[geeklog-devel] Wiki docs

Rob Griffiths robg at griffsweb.com
Thu Jul 12 08:10:42 EDT 2007

On Jul 11, 2007, at 5:15 PM, Oliver Spiesshofer wrote:

> I guess the number of words is the trigger here. We simply pay by  
> word, and simply say that the text has to increase the  
> understanding of the user/developer about the functions described.

As a potential user of the wiki (and possibly a writer for some  
sections), I think paying by the word sends the wrong message: you'll  
wind up with overly-winded explanations of simple features. At some  
point, some judgement call is going to be required from the Geeklog  
developers -- someone on the team must make a decision as to how well  
a feature has been explained, and you'll be reading *lots* of words  
for nearly every section.

Without a review step of some sort, and a focus on paying by the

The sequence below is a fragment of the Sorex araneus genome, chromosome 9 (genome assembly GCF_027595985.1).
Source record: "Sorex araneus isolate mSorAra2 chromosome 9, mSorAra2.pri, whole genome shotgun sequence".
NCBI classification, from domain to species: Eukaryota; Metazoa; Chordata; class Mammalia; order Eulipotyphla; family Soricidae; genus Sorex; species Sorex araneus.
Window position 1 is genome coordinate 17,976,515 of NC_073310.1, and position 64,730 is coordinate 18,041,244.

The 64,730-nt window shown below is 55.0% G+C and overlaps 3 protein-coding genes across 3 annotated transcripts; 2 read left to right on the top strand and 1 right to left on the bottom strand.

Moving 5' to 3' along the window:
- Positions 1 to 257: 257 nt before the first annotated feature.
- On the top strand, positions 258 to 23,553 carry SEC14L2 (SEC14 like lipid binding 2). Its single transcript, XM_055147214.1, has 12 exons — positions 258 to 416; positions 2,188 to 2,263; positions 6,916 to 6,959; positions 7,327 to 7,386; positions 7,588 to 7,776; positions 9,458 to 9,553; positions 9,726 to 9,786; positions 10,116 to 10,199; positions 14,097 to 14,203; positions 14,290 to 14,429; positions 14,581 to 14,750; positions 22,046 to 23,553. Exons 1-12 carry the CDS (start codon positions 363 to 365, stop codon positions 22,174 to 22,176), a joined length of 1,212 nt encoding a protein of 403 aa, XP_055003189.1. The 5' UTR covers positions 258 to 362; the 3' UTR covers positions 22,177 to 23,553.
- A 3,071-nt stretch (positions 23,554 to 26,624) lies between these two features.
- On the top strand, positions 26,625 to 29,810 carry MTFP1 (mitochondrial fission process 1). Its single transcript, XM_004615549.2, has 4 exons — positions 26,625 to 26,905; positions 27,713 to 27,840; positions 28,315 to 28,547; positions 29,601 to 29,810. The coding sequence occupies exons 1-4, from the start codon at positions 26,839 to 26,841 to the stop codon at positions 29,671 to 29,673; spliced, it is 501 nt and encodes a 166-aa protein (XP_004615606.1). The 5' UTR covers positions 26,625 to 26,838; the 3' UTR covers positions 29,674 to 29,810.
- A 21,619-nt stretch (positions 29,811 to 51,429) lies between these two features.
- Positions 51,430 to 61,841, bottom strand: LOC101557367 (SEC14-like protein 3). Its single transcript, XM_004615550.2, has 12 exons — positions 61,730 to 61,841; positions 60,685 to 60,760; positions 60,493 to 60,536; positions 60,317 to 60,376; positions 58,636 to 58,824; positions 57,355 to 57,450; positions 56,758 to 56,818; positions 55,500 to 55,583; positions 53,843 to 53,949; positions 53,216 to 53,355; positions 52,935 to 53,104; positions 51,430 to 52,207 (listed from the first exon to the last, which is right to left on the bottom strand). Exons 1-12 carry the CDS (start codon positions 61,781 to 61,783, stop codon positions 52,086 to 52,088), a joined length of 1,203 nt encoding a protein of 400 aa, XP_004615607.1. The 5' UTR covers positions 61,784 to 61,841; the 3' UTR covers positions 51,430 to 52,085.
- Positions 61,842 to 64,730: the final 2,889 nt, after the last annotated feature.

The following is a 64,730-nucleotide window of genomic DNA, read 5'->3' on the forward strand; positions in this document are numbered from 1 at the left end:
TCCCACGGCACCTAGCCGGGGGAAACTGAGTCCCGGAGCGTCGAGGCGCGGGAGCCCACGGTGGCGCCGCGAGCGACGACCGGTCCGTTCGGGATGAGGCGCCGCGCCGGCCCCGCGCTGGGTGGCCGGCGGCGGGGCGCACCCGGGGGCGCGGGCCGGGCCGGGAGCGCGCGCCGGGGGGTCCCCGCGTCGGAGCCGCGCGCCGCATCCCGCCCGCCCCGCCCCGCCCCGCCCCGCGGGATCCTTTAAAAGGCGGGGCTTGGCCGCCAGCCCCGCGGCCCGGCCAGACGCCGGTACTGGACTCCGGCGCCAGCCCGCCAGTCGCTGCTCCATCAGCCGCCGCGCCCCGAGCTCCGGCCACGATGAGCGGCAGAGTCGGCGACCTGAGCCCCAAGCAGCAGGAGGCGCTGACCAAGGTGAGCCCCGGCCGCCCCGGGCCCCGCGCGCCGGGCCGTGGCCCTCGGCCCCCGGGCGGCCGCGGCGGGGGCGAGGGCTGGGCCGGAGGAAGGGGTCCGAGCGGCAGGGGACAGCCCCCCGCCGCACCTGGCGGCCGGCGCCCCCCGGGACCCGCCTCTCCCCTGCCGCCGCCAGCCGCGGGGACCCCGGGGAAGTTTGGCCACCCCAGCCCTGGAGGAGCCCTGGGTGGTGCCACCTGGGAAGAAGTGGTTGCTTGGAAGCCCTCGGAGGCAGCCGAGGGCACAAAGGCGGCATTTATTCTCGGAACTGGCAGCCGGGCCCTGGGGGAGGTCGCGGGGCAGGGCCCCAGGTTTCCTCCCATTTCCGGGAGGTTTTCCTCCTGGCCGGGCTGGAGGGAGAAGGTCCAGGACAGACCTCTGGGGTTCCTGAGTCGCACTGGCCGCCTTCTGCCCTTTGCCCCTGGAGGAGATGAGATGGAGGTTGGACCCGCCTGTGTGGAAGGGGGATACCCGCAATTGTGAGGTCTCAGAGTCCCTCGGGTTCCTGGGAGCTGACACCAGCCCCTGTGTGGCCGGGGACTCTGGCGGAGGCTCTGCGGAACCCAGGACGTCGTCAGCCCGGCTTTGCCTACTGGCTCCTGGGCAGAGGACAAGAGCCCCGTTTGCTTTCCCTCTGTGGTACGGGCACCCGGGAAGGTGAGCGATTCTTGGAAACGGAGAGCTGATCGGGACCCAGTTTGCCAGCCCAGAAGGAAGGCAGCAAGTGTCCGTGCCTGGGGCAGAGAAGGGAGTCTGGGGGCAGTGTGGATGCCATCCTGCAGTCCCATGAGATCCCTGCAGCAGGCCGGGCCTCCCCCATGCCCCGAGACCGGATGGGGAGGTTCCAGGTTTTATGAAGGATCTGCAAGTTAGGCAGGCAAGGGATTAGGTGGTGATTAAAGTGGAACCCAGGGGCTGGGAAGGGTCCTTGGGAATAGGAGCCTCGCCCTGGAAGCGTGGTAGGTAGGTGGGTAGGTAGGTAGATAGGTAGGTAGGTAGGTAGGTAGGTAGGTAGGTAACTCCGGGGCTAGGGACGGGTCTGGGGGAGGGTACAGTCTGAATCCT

word, I'm afraid of what you might wind up with: hugely wordy  
descriptions of setting the geeklog.conf path in common.html, for  
instance. Here's an alternative thought:

Rank the 'difficulty' (in advance) of each section of the wiki that  
needs to be worked on, and assign dollar values based on difficulty.  
Easy write-ups are worth $1x, medium is $1.5x, and tough is $3x (or  
whatever). Finished sections are reviewed by someone on the Geeklog  
team, and if they are deemed to be acceptable, the bounty is paid.  
This should drive writers to write the fewest words possible to  
adequately describe a given feature, as they don't make more money by  
writing longer entries.

As a guideline for writers, you could establish a recommendation for  
each difficulty level. An easy section will typically require less  
than 500 words and one screenshot; medium is 1,000 and three; and  
hard is 2,000 or more and five screenshots (again, whatever you  
want). Giving a writer a target will also help keep word count  
inflation to a minimum.

Feel free to ignore these suggestions, but as someone who writes for  
a living, I think paying an increasing amount for more words written  
isn't going to help you get truly useful documentation. You'll have  
long documentation, yes, but it may not be all that good.

Just my $0.02...


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